Photo credit:  Eliél Freer-Sullivan

Photo credit: Eliél Freer-Sullivan

Much of how I think about my academic life - research, teaching, and mentorship - is shaped by the arts. I think a lot about storytelling in particular.

I find myself continually returning to a moment from The Laramie Project in which Father Roger Schmit, speaking to members of the Tectonic Theatre Project, says:

I trust you people that if you write a play of this, that you (pause) say it right,
say it correct.
I think you have a responsibility to do that.

I first read The Laramie Project while writing my Bachelor's honors thesis, A Guided Tour - a social action play focused on mental health, trauma, found family, and sexuality.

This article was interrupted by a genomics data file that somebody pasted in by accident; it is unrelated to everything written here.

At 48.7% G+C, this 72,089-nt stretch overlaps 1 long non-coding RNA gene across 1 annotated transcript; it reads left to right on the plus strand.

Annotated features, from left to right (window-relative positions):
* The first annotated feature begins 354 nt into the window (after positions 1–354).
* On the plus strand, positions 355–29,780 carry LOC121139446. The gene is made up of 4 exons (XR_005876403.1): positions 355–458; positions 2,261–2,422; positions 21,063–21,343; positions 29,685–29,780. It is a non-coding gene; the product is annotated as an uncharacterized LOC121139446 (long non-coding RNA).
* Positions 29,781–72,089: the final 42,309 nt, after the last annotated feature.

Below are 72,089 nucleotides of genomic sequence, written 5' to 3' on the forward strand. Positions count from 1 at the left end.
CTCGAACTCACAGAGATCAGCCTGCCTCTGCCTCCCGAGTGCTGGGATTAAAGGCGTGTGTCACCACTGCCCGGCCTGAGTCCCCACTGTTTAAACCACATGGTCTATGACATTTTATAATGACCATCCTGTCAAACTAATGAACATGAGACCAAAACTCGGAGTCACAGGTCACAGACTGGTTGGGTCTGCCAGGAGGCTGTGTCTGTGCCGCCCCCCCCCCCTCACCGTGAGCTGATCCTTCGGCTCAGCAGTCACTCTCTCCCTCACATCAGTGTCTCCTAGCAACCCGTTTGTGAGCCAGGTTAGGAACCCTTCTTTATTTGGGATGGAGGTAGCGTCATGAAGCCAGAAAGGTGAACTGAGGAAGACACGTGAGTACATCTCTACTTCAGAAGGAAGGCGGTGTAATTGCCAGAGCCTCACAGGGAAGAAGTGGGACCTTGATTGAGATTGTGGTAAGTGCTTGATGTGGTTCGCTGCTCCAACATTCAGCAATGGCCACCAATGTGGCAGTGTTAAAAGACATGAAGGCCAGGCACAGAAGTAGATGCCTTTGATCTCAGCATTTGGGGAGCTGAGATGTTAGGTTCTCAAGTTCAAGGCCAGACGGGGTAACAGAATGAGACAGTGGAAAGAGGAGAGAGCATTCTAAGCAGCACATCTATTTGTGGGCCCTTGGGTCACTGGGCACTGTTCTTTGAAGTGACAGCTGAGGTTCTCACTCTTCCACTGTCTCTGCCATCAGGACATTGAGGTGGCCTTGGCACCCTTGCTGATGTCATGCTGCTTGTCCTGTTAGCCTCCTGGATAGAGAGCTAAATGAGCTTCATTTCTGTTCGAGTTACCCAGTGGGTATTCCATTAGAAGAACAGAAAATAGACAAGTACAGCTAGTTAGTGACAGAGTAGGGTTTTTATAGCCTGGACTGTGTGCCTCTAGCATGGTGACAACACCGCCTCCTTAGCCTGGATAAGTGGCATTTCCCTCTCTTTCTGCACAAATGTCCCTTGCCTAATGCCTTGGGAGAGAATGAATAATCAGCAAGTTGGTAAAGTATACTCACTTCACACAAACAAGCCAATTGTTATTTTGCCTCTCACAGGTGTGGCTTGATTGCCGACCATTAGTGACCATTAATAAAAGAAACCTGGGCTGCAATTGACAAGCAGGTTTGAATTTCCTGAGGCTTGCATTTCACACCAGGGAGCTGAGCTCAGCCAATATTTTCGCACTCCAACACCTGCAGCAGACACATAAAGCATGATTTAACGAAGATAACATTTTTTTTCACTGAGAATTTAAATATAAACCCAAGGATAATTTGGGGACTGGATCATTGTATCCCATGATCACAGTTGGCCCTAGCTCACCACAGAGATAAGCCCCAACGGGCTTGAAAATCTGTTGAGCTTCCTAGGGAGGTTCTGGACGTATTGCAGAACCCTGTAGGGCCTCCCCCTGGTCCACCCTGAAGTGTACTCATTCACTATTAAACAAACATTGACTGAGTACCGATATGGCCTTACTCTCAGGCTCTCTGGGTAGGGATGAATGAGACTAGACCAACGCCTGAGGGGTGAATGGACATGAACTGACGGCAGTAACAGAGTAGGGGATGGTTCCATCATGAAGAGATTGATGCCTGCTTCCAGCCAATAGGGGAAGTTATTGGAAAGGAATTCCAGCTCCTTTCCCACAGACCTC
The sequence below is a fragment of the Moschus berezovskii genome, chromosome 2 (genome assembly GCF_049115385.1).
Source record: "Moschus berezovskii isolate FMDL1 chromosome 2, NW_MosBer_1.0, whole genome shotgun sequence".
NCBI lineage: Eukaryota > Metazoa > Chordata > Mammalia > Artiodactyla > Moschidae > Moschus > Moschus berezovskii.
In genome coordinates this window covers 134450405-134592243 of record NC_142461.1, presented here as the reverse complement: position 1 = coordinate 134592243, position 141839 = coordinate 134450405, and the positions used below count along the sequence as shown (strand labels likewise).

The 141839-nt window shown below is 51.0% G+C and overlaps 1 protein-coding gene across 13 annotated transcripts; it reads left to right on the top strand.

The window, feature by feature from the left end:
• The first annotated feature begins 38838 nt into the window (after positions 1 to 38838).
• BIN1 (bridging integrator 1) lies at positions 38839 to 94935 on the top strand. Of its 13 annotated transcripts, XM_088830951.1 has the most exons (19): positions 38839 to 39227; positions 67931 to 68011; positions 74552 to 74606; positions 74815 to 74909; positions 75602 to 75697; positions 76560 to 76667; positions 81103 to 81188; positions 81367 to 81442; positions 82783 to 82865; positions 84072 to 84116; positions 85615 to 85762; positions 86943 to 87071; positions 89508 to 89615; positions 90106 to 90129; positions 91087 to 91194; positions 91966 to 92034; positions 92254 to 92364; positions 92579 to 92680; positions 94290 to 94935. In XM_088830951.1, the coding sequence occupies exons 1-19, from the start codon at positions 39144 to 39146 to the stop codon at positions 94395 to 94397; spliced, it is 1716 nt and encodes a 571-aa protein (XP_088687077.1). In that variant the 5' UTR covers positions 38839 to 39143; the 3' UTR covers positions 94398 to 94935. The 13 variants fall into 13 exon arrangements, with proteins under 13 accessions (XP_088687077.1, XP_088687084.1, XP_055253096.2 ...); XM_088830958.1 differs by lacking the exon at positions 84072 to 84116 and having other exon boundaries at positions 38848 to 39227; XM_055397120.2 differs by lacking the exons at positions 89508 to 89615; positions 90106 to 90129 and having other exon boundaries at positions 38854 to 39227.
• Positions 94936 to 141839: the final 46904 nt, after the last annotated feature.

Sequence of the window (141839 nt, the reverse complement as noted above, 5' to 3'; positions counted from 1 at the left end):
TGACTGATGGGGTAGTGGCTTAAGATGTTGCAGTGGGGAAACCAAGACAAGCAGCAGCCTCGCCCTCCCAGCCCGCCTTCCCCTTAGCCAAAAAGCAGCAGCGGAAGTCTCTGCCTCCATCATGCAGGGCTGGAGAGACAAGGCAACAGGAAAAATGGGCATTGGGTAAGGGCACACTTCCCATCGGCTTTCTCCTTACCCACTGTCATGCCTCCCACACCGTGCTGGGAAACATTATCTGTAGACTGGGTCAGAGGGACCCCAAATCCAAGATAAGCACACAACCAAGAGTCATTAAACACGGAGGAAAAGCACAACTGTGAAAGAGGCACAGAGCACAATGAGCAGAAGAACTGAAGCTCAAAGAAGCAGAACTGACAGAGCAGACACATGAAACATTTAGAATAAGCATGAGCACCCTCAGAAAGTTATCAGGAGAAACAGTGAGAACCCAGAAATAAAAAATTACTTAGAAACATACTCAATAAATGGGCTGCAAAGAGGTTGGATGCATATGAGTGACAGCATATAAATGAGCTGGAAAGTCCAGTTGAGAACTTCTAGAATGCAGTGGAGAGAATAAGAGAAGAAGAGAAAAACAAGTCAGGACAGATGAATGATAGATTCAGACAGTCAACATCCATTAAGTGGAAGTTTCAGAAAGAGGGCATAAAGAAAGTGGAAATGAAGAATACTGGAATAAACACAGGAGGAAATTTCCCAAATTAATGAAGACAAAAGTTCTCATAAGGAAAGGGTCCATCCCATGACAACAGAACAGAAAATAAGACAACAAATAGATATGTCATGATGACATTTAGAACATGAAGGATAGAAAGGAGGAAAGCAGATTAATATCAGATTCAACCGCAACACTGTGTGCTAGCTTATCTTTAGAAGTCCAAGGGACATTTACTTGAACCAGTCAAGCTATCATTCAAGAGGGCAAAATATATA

The imperative to say it correct, given my position as someone who writes, has stuck with me and continues to inform my research, teaching, and mentorship.

As a researcher, I adhere to my doctrine through my drive for innovative research methods and clarity of writing, both of which push me to critically evaluate the knowledge claims I make and those I take for granted.
As an instructorsaying it correct means being thoughtful about both the content and presentation of each class session. I strive to accomplish this through consciously monitoring the accessibility of my teaching.
As a mentor, I work to both teach hard skills and model appropriate behavior for my mentees. Much of this modeling revolves around acknowledging and actively challenging systems of power (racism, sexism, homophobia, xenophobia, ableism, etc.) as they manifest in the academy.


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